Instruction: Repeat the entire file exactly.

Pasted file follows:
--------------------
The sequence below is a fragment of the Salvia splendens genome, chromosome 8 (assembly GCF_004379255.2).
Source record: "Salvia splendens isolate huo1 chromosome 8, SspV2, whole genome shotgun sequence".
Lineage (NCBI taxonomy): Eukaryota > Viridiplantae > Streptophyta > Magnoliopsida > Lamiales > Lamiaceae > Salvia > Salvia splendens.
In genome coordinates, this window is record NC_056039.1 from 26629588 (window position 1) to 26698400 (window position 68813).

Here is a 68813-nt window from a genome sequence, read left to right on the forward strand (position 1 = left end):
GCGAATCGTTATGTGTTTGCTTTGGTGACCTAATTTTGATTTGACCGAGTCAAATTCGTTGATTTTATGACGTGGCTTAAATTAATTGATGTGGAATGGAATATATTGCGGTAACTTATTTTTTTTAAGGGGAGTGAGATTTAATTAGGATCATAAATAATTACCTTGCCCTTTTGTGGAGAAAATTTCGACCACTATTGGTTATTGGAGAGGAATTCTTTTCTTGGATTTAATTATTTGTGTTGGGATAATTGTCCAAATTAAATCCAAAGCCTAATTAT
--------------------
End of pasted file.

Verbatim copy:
The sequence below is a fragment of the Salvia splendens genome, chromosome 8 (assembly GCF_004379255.2).
Source record: "Salvia splendens isolate huo1 chromosome 8, SspV2, whole genome shotgun sequence".
Lineage (NCBI taxonomy): Eukaryota > Viridiplantae > Streptophyta > Magnoliopsida > Lamiales > Lamiaceae > Salvia > Salvia splendens.
In genome coordinates, this window is record NC_056039.1 from 26629588 (window position 1) to 26698400 (window position 68813).

Here is a 68813-nt window from a genome sequence, read left to right on the forward strand (position 1 = left end):
GCGAATCGTTATGTGTTTGCTTTGGTGACCTAATTTTGATTTGACCGAGTCAAATTCGTTGATTTTATGACGTGGCTTAAATTAATTGATGTGGAATGGAATATATTGCGGTAACTTATTTTTTTTAAGGGGAGTGAGATTTAATTAGGATCATAAATAATTACCTTGCCCTTTTGTGGAGAAAATTTCGACCACTATTGGTTATTGGAGAGGAATTCTTTTCTTGGATTTAATTATTTGTGTTGGGATAATTGTCCAAATTAAATCCAAAGCCTAATTAT